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Texting 911: King County will upgrade emergency system
As communications devices evolve, one area that’s having a hard time keeping up with the times is emergency services.
Developed from 1960s technology to primarily service landline-based phones, 911 services in King County will need a massive overhaul before they are ready to deal with text, picture and video messaging, said Marlys Davis, E-911 program manager for King County.
With 66 percent of 911 calls now coming from cell phones, Davis said the only direction for 911 is forward.
“Communication systems and equipment have advanced so far. If 911 is going to continue to be effective, we have to upgrade to be current with the communications devices out there,” she said. “People expect to be able to use those devices.”
Davis said King County’s 911 system has been steadily working on transferring to the new system, with work being done on the 911 database, mapping system and what she termed “back room equipment.”
“We’ve GPS located every address in the county,” she said, referring to a global positioning system. “We’ve already taken all of those steps to move toward the new system.”
Davis said one of the biggest factors for 911’s transition is the development of technical and operational standards. Through the National Emergency Management Association (NEMA), 911 agencies all over the country have been figuring out the technical hardware standards for Next Generation 911.
Once that’s done, operational standards will be developed with the slew of new information presented to 911 dispatchers.
“Texting to 911 is going to have significant operational impacts,” Davis said. “Texting is a lot longer, slower process. Receivers may have to be holding multiple text conversations at the same time. Today, receivers only hear emergencies, but in the new system, with text, picture and video, that’s a lot more information for them to process and that will have a significant impact on them.”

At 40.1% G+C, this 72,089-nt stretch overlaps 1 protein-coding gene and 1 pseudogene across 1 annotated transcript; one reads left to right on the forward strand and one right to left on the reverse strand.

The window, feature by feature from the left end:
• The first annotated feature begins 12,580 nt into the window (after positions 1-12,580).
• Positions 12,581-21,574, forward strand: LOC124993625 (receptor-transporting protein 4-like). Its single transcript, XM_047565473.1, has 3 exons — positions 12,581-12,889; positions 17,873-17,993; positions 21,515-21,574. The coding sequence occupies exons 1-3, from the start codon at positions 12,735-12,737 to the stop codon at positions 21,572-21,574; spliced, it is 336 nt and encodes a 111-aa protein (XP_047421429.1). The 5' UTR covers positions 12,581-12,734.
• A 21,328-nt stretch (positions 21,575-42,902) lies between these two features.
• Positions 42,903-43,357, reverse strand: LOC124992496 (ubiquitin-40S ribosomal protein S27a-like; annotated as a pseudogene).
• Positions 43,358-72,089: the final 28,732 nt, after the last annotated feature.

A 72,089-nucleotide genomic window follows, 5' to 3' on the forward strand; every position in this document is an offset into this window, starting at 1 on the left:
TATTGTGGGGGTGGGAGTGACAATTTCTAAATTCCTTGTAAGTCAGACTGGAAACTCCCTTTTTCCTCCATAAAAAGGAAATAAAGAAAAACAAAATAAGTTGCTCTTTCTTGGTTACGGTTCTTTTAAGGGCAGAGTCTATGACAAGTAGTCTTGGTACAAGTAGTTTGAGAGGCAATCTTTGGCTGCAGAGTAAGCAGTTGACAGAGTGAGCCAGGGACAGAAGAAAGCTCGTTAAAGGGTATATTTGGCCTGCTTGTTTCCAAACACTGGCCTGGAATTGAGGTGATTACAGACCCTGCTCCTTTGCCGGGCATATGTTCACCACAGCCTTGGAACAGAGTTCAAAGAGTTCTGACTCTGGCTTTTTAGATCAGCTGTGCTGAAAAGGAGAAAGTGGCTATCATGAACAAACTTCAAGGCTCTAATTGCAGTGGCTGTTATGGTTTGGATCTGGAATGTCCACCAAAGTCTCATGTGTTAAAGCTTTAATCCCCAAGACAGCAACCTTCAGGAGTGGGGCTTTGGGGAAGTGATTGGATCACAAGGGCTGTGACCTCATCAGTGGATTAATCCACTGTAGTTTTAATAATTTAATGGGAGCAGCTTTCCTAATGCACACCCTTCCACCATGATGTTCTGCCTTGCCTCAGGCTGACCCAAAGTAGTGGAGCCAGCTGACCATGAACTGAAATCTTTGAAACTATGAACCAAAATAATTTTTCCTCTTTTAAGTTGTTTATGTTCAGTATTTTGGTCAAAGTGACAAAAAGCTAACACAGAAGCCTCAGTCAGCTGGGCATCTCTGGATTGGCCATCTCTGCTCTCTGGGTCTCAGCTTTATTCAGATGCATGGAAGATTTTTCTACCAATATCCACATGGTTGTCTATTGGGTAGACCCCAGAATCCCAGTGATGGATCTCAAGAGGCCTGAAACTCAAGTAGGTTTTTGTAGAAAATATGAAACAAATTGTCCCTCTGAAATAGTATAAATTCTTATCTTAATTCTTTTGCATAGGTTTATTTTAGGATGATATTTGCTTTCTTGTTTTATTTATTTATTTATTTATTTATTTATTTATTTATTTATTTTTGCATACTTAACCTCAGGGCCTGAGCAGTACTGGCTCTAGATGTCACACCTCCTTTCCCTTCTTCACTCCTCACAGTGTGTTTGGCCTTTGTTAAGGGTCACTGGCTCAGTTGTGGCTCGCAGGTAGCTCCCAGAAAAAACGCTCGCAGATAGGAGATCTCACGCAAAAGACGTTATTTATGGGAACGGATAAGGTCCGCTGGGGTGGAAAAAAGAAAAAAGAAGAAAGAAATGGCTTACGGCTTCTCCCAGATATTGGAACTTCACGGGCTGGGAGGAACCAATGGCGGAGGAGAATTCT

Outside of 911’s own systems, Davis said the wireless carriers need to upgrade their networks to support the ability to text, picture and video message 911.
“Today’s wireless networks don’t support texting 911. There’s no guarantee of delivery, no priority, texts can be delivered out of order,” she said.
The wireless carriers are working with NEMA, and the Next Generation 911 system is projected to roll out in a few years, she said.
Davis said “workarounds” are being tried throughout the country to at least get text messaging 911 to become a reality a little sooner. There hasn’t been much success yet, she said.
“Citizens are anxious to have the ability to text 911 in place. If there is a workaround that becomes available, we may do that, but we also want to make sure the service is reliable,” she said. “It’s a toss-up on whether you deliver a faulty service to the public before a full solution is discovered.”
With the Aug. 23 earthquake on the East Coast of the United States fresh in people’s minds, Davis wanted to remind King County residents that 911 is for emergency use only, and is still only capable of receiving phone calls.
“Texting is not available today, you cannot text to 911. We want people to use 911 responsibly. Only call 911 if you need a response from police, fire or medical. Save 911 for when you really need it. Especially in situations like earthquakes or some type of storm, 911 calls go way up and the system gets overloaded,” she said. “If we do have a disaster, stay off the phones.”